The first instar larva forms a shallow winding linear mine on the
underside of the leaf, later forming a broad upper surface mine
(Spencer, 1976: 436); initially
frass in a narrow central line which after the larva moves to the
upperside of the leaf is in irregular black lumps (Bladmineerders van Europa). Pupation internal (Spencer,
Larva: The larvae of flies are leg-less maggots without a head capsule (see examples). They never have thoracic or abdominal legs. They do not have chewing mouthparts, although they do have a characteristic cephalo-pharyngeal skeleton (see examples), usually visible internally through the body wall.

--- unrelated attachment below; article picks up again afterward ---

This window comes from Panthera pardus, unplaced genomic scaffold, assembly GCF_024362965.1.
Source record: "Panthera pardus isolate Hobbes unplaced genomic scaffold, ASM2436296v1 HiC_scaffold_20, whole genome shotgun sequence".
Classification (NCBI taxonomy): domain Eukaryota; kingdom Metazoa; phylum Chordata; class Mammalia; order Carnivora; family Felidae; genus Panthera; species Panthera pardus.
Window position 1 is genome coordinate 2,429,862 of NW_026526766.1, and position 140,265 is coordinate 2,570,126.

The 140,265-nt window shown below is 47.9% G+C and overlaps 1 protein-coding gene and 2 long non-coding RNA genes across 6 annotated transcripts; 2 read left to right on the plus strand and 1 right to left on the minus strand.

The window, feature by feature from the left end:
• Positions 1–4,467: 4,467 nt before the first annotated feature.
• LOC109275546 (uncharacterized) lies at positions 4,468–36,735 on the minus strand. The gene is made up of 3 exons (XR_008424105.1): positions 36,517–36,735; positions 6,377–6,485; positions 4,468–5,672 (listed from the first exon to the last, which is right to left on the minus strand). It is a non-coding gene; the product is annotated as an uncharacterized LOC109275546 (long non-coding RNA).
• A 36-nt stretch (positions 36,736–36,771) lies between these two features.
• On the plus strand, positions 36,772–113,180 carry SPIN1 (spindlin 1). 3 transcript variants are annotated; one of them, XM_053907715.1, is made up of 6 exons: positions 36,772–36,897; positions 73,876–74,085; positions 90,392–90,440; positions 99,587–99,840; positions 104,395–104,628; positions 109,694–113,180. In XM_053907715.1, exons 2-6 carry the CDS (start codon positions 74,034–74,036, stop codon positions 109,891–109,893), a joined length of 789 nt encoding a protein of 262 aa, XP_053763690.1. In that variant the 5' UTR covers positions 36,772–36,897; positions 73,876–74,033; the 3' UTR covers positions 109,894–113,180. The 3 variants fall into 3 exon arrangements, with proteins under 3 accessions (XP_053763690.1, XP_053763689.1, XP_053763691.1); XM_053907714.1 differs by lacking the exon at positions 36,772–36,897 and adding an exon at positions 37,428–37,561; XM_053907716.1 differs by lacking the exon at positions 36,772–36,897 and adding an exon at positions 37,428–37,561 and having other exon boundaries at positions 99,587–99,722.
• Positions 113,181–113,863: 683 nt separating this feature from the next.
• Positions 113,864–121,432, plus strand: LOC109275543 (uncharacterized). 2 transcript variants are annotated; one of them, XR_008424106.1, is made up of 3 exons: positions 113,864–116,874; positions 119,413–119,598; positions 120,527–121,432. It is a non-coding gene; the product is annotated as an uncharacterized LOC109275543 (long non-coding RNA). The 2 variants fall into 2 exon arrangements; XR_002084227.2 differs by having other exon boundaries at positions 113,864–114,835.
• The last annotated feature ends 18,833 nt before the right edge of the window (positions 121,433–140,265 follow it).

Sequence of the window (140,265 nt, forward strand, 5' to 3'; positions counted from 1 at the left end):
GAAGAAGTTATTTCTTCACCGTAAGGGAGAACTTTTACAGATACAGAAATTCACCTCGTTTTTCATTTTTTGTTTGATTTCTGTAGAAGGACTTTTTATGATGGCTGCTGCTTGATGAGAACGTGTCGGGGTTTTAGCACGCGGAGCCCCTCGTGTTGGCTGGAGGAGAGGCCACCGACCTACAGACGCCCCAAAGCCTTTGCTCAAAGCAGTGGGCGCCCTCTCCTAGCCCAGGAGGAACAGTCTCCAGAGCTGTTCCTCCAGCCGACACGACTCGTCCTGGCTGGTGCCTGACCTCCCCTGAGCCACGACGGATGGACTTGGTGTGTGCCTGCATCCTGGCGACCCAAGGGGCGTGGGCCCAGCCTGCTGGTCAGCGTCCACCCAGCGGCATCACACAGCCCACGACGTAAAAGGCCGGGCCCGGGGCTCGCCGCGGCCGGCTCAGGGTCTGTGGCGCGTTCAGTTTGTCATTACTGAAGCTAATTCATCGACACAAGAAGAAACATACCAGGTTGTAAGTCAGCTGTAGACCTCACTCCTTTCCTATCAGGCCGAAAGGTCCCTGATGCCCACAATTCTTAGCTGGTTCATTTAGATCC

Puparium: The puparia of flies are formed within the hardened last larval skin or puparium and as a result sheaths enclosing head appendages, wings and legs are not visible externally (see examples).
The puparium is described by de Meijere (1928
and 1938a). Yellowish; posterior
spiracles each with 13-16 bulbs (Spencer,
Hosts in Great Britain & Ireland:
of year - larvae: June-August (Bladmineerders van Europa).
of year - adults: Currently unknown.
in Great Britain & Ireland: Phytomyza kaltenbachi
was restored to the British checklist by Henshaw in Chandler,
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Distribution elsewhere: Widespread in continental Europe including Austria, Denmark, Germany, Sweden
(Spencer, 1976: 436), European
Turkey, Poland and Switzerland (Martinez in Fauna Europaea).
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British and Irish Parasitoids in Britain and elsewhere: Currently unknown.